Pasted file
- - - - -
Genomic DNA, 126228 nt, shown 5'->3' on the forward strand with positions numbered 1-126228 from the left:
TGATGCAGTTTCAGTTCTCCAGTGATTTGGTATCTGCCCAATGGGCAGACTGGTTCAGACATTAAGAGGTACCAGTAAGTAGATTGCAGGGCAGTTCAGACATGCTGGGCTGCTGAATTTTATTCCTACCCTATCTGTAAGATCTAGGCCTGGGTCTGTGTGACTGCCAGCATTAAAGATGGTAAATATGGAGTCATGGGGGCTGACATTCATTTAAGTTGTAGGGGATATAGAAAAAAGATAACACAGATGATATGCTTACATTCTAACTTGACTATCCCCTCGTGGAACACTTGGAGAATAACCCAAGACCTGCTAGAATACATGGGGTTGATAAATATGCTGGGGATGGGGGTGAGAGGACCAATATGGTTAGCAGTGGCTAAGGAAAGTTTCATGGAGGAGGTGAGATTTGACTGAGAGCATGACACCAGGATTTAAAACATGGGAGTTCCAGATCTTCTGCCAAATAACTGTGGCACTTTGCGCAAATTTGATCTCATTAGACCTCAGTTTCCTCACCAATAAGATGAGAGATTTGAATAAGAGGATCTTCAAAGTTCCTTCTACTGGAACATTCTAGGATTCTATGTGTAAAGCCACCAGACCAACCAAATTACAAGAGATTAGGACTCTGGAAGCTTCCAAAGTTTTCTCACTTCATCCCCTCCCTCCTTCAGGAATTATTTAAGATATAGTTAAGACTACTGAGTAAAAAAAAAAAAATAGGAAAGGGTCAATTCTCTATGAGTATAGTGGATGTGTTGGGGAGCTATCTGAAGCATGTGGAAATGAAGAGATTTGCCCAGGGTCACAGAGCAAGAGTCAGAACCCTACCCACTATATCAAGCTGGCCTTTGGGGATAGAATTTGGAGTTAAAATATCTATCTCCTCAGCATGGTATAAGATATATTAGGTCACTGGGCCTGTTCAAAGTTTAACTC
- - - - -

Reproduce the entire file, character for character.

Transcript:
Genomic DNA, 126228 nt, shown 5'->3' on the forward strand with positions numbered 1-126228 from the left:
TGATGCAGTTTCAGTTCTCCAGTGATTTGGTATCTGCCCAATGGGCAGACTGGTTCAGACATTAAGAGGTACCAGTAAGTAGATTGCAGGGCAGTTCAGACATGCTGGGCTGCTGAATTTTATTCCTACCCTATCTGTAAGATCTAGGCCTGGGTCTGTGTGACTGCCAGCATTAAAGATGGTAAATATGGAGTCATGGGGGCTGACATTCATTTAAGTTGTAGGGGATATAGAAAAAAGATAACACAGATGATATGCTTACATTCTAACTTGACTATCCCCTCGTGGAACACTTGGAGAATAACCCAAGACCTGCTAGAATACATGGGGTTGATAAATATGCTGGGGATGGGGGTGAGAGGACCAATATGGTTAGCAGTGGCTAAGGAAAGTTTCATGGAGGAGGTGAGATTTGACTGAGAGCATGACACCAGGATTTAAAACATGGGAGTTCCAGATCTTCTGCCAAATAACTGTGGCACTTTGCGCAAATTTGATCTCATTAGACCTCAGTTTCCTCACCAATAAGATGAGAGATTTGAATAAGAGGATCTTCAAAGTTCCTTCTACTGGAACATTCTAGGATTCTATGTGTAAAGCCACCAGACCAACCAAATTACAAGAGATTAGGACTCTGGAAGCTTCCAAAGTTTTCTCACTTCATCCCCTCCCTCCTTCAGGAATTATTTAAGATATAGTTAAGACTACTGAGTAAAAAAAAAAAAATAGGAAAGGGTCAATTCTCTATGAGTATAGTGGATGTGTTGGGGAGCTATCTGAAGCATGTGGAAATGAAGAGATTTGCCCAGGGTCACAGAGCAAGAGTCAGAACCCTACCCACTATATCAAGCTGGCCTTTGGGGATAGAATTTGGAGTTAAAATATCTATCTCCTCAGCATGGTATAAGATATATTAGGTCACTGGGCCTGTTCAAAGTTTAACTC